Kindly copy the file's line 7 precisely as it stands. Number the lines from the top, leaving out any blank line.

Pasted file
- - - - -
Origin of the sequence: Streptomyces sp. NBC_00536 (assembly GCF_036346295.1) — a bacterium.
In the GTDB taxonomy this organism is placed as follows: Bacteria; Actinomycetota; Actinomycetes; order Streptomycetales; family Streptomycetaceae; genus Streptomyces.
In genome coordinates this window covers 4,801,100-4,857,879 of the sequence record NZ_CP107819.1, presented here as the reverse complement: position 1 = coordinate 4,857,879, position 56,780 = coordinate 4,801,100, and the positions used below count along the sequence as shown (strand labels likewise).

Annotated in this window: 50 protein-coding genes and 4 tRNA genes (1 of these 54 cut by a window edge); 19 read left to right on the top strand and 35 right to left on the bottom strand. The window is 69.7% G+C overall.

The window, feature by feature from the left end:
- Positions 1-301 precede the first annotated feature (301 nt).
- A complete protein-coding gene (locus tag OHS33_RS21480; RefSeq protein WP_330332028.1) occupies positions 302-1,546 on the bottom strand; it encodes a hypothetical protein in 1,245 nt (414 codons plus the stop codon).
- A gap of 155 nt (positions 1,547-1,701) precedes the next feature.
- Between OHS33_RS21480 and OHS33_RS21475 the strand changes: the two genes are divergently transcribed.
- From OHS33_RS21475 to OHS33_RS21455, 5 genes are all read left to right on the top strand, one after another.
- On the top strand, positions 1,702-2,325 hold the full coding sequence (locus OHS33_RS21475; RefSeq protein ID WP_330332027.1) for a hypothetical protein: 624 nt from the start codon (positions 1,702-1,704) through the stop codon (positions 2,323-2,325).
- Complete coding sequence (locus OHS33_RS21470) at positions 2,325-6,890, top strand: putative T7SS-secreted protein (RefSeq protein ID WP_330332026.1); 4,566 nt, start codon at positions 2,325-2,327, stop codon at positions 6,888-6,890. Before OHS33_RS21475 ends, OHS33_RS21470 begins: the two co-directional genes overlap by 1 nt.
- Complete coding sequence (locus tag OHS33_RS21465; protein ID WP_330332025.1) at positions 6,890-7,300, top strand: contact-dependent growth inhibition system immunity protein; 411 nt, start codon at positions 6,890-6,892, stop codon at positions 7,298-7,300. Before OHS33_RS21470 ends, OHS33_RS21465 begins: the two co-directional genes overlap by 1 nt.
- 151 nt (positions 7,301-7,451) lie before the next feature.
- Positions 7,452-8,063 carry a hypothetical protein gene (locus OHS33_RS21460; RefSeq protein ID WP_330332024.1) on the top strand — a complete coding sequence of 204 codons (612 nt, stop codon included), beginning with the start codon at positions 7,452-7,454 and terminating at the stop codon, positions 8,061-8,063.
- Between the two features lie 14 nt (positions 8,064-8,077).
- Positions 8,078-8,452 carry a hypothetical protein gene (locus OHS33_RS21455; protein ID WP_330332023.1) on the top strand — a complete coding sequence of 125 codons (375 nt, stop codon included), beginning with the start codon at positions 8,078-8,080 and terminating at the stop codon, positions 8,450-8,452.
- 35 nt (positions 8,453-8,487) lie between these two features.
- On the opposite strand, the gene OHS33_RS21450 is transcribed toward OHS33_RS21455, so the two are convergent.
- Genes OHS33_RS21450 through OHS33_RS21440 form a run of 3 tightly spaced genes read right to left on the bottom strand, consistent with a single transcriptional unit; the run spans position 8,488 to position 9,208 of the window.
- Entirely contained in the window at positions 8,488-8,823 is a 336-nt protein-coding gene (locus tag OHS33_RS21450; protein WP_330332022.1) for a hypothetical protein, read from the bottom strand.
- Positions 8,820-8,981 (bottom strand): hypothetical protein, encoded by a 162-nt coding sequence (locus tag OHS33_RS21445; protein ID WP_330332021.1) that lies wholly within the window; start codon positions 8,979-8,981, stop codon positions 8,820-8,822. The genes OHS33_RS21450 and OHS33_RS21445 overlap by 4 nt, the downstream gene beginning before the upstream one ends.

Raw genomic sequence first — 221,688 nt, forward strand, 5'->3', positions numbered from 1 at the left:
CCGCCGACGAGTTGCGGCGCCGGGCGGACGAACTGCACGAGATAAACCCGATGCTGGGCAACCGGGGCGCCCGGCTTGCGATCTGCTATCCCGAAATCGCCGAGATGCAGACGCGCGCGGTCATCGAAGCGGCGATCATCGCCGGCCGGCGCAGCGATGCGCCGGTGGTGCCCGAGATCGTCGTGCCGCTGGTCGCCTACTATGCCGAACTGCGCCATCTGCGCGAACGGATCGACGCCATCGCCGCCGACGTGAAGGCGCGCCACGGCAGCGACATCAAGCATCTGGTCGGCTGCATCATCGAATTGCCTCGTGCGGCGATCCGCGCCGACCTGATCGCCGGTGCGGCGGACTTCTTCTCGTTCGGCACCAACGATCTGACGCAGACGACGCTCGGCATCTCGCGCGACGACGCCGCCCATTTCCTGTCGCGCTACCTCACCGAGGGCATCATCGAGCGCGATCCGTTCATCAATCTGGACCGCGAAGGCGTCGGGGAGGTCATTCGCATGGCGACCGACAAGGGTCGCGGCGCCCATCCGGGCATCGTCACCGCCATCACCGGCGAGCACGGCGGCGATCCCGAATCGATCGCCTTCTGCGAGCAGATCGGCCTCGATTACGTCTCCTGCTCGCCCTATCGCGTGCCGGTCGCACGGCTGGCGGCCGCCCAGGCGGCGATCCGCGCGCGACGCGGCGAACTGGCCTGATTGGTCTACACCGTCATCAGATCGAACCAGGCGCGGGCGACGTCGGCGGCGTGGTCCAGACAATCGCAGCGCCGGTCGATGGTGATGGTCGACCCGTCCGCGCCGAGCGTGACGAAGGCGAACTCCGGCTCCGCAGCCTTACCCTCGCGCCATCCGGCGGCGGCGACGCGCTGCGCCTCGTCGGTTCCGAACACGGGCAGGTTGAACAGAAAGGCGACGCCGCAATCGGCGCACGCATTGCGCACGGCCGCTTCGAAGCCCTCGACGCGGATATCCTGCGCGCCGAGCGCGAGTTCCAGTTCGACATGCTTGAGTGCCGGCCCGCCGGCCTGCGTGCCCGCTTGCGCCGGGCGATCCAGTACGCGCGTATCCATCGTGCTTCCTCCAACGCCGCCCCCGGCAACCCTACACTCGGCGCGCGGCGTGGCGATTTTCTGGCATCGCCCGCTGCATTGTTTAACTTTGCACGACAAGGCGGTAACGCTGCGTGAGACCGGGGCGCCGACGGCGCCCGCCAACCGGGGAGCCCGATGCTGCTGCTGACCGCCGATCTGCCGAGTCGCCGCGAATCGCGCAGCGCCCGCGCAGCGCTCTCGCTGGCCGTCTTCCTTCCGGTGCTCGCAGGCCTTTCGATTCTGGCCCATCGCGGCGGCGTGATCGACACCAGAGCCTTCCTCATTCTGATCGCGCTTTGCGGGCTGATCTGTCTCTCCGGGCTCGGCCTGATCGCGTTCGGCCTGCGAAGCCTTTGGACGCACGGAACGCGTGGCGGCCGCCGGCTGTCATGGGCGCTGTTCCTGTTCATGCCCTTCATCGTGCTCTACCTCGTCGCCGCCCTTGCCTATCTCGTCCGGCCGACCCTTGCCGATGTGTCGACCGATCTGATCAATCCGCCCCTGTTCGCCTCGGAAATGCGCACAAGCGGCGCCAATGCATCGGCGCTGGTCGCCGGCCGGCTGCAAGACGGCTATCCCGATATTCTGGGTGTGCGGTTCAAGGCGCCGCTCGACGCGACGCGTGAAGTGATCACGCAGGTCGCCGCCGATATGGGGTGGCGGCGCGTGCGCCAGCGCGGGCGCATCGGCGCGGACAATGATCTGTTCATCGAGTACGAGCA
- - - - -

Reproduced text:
- A complete protein-coding gene (locus tag OHS33_RS21480; RefSeq protein WP_330332028.1) occupies positions 302-1,546 on the bottom strand; it encodes a hypothetical protein in 1,245 nt (414 codons plus the stop codon).